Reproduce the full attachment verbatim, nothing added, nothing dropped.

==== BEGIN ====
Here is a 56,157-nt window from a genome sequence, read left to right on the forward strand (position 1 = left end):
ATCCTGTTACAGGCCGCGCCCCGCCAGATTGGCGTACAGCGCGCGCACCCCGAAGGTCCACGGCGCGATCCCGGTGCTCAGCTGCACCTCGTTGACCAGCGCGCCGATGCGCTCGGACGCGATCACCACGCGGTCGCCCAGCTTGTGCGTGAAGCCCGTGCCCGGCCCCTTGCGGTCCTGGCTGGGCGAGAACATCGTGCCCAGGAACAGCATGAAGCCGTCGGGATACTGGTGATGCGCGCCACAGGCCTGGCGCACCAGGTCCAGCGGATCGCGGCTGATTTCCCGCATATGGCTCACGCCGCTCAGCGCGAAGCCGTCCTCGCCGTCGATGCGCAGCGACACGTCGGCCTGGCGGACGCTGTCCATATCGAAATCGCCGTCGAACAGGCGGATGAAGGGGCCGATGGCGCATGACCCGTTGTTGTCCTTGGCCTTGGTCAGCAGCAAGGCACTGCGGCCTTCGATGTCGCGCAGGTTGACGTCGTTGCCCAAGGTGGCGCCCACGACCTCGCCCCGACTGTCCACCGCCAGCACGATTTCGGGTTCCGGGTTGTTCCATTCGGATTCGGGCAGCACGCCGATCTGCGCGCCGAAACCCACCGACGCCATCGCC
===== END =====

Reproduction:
Here is a 56,157-nt window from a genome sequence, read left to right on the forward strand (position 1 = left end):
ATCCTGTTACAGGCCGCGCCCCGCCAGATTGGCGTACAGCGCGCGCACCCCGAAGGTCCACGGCGCGATCCCGGTGCTCAGCTGCACCTCGTTGACCAGCGCGCCGATGCGCTCGGACGCGATCACCACGCGGTCGCCCAGCTTGTGCGTGAAGCCCGTGCCCGGCCCCTTGCGGTCCTGGCTGGGCGAGAACATCGTGCCCAGGAACAGCATGAAGCCGTCGGGATACTGGTGATGCGCGCCACAGGCCTGGCGCACCAGGTCCAGCGGATCGCGGCTGATTTCCCGCATATGGCTCACGCCGCTCAGCGCGAAGCCGTCCTCGCCGTCGATGCGCAGCGACACGTCGGCCTGGCGGACGCTGTCCATATCGAAATCGCCGTCGAACAGGCGGATGAAGGGGCCGATGGCGCATGACCCGTTGTTGTCCTTGGCCTTGGTCAGCAGCAAGGCACTGCGGCCTTCGATGTCGCGCAGGTTGACGTCGTTGCCCAAGGTGGCGCCCACGACCTCGCCCCGACTGTCCACCGCCAGCACGATTTCGGGTTCCGGGTTGTTCCATTCGGATTCGGGCAGCACGCCGATCTGCGCGCCGAAACCCACCGACGCCATCGCC